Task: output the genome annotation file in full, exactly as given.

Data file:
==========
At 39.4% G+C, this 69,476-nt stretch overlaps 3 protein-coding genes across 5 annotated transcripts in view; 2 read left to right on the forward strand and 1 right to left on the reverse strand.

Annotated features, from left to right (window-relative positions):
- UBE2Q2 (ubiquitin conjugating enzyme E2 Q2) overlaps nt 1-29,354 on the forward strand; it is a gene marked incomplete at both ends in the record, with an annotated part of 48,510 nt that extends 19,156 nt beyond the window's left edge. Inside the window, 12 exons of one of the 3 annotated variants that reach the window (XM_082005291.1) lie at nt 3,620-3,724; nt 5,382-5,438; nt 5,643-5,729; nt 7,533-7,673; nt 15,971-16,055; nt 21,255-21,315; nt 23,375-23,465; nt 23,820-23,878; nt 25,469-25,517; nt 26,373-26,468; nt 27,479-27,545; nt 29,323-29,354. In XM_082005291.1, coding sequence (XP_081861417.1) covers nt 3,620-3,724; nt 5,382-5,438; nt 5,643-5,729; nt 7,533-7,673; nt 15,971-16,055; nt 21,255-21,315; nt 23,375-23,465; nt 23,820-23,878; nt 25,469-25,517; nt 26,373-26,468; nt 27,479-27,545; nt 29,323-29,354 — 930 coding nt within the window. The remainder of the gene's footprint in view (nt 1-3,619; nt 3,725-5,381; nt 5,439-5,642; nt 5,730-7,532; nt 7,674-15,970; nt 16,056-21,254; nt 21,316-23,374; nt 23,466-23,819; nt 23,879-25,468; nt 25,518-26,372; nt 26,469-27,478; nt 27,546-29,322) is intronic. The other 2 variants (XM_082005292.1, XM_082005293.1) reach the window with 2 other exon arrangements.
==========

At 39.4% G+C, this 69,476-nt stretch overlaps 3 protein-coding genes across 5 annotated transcripts in view; 2 read left to right on the forward strand and 1 right to left on the reverse strand.

Annotated features, from left to right (window-relative positions):
- UBE2Q2 (ubiquitin conjugating enzyme E2 Q2) overlaps nt 1-29,354 on the forward strand; it is a gene marked incomplete at both ends in the record, with an annotated part of 48,510 nt that extends 19,156 nt beyond the window's left edge. Inside the window, 12 exons of one of the 3 annotated variants that reach the window (XM_082005291.1) lie at nt 3,620-3,724; nt 5,382-5,438; nt 5,643-5,729; nt 7,533-7,673; nt 15,971-16,055; nt 21,255-21,315; nt 23,375-23,465; nt 23,820-23,878; nt 25,469-25,517; nt 26,373-26,468; nt 27,479-27,545; nt 29,323-29,354. In XM_082005291.1, coding sequence (XP_081861417.1) covers nt 3,620-3,724; nt 5,382-5,438; nt 5,643-5,729; nt 7,533-7,673; nt 15,971-16,055; nt 21,255-21,315; nt 23,375-23,465; nt 23,820-23,878; nt 25,469-25,517; nt 26,373-26,468; nt 27,479-27,545; nt 29,323-29,354 — 930 coding nt within the window. The remainder of the gene's footprint in view (nt 1-3,619; nt 3,725-5,381; nt 5,439-5,642; nt 5,730-7,532; nt 7,674-15,970; nt 16,056-21,254; nt 21,316-23,374; nt 23,466-23,819; nt 23,879-25,468; nt 25,518-26,372; nt 26,469-27,478; nt 27,546-29,322) is intronic. The other 2 variants (XM_082005292.1, XM_082005293.1) reach the window with 2 other exon arrangements.